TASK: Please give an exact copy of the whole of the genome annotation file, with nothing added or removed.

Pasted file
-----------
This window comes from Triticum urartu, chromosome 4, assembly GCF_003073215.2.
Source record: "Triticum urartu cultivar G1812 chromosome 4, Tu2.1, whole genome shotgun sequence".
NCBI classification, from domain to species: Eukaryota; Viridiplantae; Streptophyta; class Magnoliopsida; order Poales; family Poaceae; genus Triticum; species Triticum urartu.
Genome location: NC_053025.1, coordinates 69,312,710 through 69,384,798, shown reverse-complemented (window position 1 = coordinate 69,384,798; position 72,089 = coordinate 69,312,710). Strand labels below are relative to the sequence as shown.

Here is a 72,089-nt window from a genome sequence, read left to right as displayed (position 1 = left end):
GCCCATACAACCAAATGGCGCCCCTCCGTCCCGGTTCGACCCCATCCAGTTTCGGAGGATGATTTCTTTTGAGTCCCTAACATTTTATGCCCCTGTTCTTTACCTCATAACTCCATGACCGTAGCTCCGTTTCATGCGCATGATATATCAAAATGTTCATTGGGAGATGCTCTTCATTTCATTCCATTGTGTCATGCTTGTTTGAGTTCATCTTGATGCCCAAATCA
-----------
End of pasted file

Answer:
This window comes from Triticum urartu, chromosome 4, assembly GCF_003073215.2.
Source record: "Triticum urartu cultivar G1812 chromosome 4, Tu2.1, whole genome shotgun sequence".
NCBI classification, from domain to species: Eukaryota; Viridiplantae; Streptophyta; class Magnoliopsida; order Poales; family Poaceae; genus Triticum; species Triticum urartu.
Genome location: NC_053025.1, coordinates 69,312,710 through 69,384,798, shown reverse-complemented (window position 1 = coordinate 69,384,798; position 72,089 = coordinate 69,312,710). Strand labels below are relative to the sequence as shown.

Here is a 72,089-nt window from a genome sequence, read left to right as displayed (position 1 = left end):
GCCCATACAACCAAATGGCGCCCCTCCGTCCCGGTTCGACCCCATCCAGTTTCGGAGGATGATTTCTTTTGAGTCCCTAACATTTTATGCCCCTGTTCTTTACCTCATAACTCCATGACCGTAGCTCCGTTTCATGCGCATGATATATCAAAATGTTCATTGGGAGATGCTCTTCATTTCATTCCATTGTGTCATGCTTGTTTGAGTTCATCTTGATGCCCAAATCA